I know that spring is finally upon us because my wife has started organizing her vegetable garden. The garden, like the start of baseball season and the sound of lawn mowers instead of snow blowers, is a sure sign of longer days and warmer evenings.

Two states 1,000 miles apart are taking dissimilar measures in response to their budgets that plan to have the same end result: Autonomy for Wisconsin's and Connecticut's flagship state universities.

In Connecticut, where the University of Connecticut has always been autonomous from the rest of the state universities, a plan by Gov. Dannel P. Malloy to merge the Connecticut State University System, the System of Connecticut Community Colleges, Charter Oak online college, and the state Department of Higher Education, would keep it that way.

A dream for San Fernando Valley officials for 30 years and a campus plan for the past decade has finally become reality at California State University, Northridge.

Extended-learning schools are inherently more complex than traditional undergraduate programs, typical graduate programs, and professional colleges. A more varied student base has much broader goals. Most offer more distance-learning options, and students must be served equally well, whether the next town over or half a country away. San Diego State University’s College of Extended Studies, with 25,000 students, is no different. But with seven databases, three payment systems, and no “live” registration, an already complex operation became that much more difficult.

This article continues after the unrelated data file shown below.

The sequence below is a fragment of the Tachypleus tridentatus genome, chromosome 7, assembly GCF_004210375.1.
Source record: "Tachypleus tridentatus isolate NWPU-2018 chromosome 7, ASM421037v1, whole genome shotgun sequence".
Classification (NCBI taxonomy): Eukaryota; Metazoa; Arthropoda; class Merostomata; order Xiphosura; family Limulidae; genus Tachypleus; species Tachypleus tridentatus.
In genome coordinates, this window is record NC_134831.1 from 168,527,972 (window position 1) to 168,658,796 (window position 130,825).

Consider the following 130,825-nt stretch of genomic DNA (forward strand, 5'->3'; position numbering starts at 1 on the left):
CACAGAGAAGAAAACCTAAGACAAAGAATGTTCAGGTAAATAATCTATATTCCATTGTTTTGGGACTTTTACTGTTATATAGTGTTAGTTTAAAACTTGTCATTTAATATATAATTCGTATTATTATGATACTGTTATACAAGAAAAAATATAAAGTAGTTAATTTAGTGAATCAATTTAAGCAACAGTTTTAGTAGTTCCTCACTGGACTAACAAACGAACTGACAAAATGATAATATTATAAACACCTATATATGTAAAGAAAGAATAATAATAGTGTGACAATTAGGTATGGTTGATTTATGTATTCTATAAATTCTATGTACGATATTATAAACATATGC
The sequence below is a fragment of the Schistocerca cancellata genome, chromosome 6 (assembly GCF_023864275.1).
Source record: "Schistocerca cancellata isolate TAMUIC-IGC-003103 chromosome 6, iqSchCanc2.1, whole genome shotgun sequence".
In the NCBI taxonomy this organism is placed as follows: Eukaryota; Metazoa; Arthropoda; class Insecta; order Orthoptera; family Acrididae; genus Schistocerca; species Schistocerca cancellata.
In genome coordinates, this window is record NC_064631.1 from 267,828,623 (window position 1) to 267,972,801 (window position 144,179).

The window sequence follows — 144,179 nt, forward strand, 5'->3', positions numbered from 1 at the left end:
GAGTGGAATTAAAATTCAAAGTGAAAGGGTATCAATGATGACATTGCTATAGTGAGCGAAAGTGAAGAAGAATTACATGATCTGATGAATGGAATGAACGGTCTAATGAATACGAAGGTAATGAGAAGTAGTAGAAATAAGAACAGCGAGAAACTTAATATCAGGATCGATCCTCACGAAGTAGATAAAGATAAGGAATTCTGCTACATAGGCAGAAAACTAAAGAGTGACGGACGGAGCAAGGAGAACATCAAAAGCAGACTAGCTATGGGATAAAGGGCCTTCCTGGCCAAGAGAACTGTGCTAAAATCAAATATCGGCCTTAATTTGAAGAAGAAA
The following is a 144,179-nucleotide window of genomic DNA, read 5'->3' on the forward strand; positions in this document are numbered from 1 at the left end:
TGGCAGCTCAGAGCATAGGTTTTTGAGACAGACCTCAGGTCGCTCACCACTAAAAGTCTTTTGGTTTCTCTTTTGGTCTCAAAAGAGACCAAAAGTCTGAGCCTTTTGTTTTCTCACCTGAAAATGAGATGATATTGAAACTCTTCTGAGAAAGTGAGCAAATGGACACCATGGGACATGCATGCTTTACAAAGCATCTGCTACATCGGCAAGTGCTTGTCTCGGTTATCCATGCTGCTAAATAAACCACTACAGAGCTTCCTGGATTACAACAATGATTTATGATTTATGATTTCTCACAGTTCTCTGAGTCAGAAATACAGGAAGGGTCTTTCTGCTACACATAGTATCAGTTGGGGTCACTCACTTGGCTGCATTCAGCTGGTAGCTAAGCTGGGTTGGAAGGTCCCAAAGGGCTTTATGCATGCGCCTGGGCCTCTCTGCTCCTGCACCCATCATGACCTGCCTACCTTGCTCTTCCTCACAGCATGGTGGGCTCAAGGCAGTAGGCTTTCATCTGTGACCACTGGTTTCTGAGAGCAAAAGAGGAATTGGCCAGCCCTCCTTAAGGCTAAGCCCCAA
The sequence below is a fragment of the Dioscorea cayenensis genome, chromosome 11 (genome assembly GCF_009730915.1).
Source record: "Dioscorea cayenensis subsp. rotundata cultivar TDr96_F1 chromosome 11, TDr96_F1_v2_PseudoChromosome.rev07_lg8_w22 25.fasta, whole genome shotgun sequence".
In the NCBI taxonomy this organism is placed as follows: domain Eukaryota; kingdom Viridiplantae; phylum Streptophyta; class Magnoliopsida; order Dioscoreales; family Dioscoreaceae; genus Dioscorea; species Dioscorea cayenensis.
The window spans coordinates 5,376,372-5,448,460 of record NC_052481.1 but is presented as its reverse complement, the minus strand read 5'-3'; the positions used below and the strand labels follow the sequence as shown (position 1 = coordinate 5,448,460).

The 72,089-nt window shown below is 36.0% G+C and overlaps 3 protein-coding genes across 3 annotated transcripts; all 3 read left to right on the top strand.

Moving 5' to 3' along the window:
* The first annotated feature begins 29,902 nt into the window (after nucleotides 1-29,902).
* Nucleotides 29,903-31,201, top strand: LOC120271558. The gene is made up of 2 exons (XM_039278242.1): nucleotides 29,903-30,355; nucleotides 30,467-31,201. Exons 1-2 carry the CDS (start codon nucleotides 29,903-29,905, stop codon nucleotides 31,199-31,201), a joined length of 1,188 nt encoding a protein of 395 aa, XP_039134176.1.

Higher education has its own special kind of bureaucracy, but even by those standards, the convoluted process by which Jamestown Community College (N.Y.) contracted with faculty members to teach extra courses stood out. From creation to submission with payroll, the documents touched more than half a dozen pairs of hands, sometimes delaying payment and increasing the likelihood of misplacement. They were created anew each semester with information from a database that wasn’t always updated, resulting in data entry errors.

The iTunes generation is used to buying music, watching television, and playing video games on screens perched in their laps, not going to record stores, student lounges, or mall arcades. Getting all of that information from faraway servers to laptop computers places an enormous burden on campus networking resources and IT departments, many of which are underfunded and understaffed, yet are expected to meet students’ expectations of ever quicker access to entertainment.

In these days of instantaneous communication, having to wait for an answer feels anachronistic. If our e-mail isn’t returned within five minutes, we call our colleague to make sure she got it. Technology, it seems, has sped communication as well as slowed it down, as multiple means of messaging?telephones, online channels, face-to-face conversation?crowd one another for attention.

An empty classroom became a call center staffed by students after two weeks of training. Now phone wait times are under two minutes.